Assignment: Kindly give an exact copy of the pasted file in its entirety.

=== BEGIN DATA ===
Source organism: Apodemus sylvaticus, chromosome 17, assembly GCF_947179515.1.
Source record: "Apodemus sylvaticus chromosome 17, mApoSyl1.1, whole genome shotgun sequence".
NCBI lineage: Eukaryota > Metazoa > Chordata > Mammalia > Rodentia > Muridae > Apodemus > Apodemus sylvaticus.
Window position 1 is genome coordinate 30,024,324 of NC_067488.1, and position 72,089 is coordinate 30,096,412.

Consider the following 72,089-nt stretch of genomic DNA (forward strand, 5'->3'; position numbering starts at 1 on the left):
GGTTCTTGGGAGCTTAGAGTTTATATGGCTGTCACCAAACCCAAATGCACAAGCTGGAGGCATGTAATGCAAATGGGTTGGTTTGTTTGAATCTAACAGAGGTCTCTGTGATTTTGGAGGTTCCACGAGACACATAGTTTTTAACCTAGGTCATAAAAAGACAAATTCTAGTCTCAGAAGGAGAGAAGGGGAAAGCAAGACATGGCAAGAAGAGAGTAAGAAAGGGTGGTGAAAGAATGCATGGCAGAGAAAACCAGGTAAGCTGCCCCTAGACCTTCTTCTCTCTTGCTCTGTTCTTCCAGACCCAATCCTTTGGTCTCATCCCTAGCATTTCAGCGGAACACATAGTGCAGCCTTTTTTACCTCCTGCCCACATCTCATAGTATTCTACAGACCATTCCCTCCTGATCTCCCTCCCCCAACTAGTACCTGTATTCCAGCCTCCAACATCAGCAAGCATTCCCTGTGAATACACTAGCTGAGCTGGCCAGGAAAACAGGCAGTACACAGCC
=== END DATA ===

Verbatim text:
Source organism: Apodemus sylvaticus, chromosome 17, assembly GCF_947179515.1.
Source record: "Apodemus sylvaticus chromosome 17, mApoSyl1.1, whole genome shotgun sequence".
NCBI lineage: Eukaryota > Metazoa > Chordata > Mammalia > Rodentia > Muridae > Apodemus > Apodemus sylvaticus.
Window position 1 is genome coordinate 30,024,324 of NC_067488.1, and position 72,089 is coordinate 30,096,412.

Consider the following 72,089-nt stretch of genomic DNA (forward strand, 5'->3'; position numbering starts at 1 on the left):
GGTTCTTGGGAGCTTAGAGTTTATATGGCTGTCACCAAACCCAAATGCACAAGCTGGAGGCATGTAATGCAAATGGGTTGGTTTGTTTGAATCTAACAGAGGTCTCTGTGATTTTGGAGGTTCCACGAGACACATAGTTTTTAACCTAGGTCATAAAAAGACAAATTCTAGTCTCAGAAGGAGAGAAGGGGAAAGCAAGACATGGCAAGAAGAGAGTAAGAAAGGGTGGTGAAAGAATGCATGGCAGAGAAAACCAGGTAAGCTGCCCCTAGACCTTCTTCTCTCTTGCTCTGTTCTTCCAGACCCAATCCTTTGGTCTCATCCCTAGCATTTCAGCGGAACACATAGTGCAGCCTTTTTTACCTCCTGCCCACATCTCATAGTATTCTACAGACCATTCCCTCCTGATCTCCCTCCCCCAACTAGTACCTGTATTCCAGCCTCCAACATCAGCAAGCATTCCCTGTGAATACACTAGCTGAGCTGGCCAGGAAAACAGGCAGTACACAGCC